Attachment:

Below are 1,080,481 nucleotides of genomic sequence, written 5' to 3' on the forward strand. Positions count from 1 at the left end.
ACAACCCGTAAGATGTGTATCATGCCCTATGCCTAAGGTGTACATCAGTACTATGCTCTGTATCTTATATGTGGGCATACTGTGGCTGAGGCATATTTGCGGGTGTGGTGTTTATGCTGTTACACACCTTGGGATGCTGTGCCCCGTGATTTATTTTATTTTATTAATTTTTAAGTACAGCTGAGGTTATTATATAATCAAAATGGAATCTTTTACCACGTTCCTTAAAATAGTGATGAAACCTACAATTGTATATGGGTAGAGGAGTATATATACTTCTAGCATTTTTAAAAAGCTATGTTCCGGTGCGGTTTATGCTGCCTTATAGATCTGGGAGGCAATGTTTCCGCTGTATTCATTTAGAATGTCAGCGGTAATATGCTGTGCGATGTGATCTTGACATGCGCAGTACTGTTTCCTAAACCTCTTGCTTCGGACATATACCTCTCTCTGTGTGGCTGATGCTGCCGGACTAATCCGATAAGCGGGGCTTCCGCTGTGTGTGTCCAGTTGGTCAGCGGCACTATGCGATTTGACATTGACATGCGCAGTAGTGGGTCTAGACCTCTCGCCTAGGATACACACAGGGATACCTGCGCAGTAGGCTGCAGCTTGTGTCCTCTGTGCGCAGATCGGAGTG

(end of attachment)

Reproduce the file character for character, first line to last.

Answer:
Below are 1,080,481 nucleotides of genomic sequence, written 5' to 3' on the forward strand. Positions count from 1 at the left end.
ACAACCCGTAAGATGTGTATCATGCCCTATGCCTAAGGTGTACATCAGTACTATGCTCTGTATCTTATATGTGGGCATACTGTGGCTGAGGCATATTTGCGGGTGTGGTGTTTATGCTGTTACACACCTTGGGATGCTGTGCCCCGTGATTTATTTTATTTTATTAATTTTTAAGTACAGCTGAGGTTATTATATAATCAAAATGGAATCTTTTACCACGTTCCTTAAAATAGTGATGAAACCTACAATTGTATATGGGTAGAGGAGTATATATACTTCTAGCATTTTTAAAAAGCTATGTTCCGGTGCGGTTTATGCTGCCTTATAGATCTGGGAGGCAATGTTTCCGCTGTATTCATTTAGAATGTCAGCGGTAATATGCTGTGCGATGTGATCTTGACATGCGCAGTACTGTTTCCTAAACCTCTTGCTTCGGACATATACCTCTCTCTGTGTGGCTGATGCTGCCGGACTAATCCGATAAGCGGGGCTTCCGCTGTGTGTGTCCAGTTGGTCAGCGGCACTATGCGATTTGACATTGACATGCGCAGTAGTGGGTCTAGACCTCTCGCCTAGGATACACACAGGGATACCTGCGCAGTAGGCTGCAGCTTGTGTCCTCTGTGCGCAGATCGGAGTG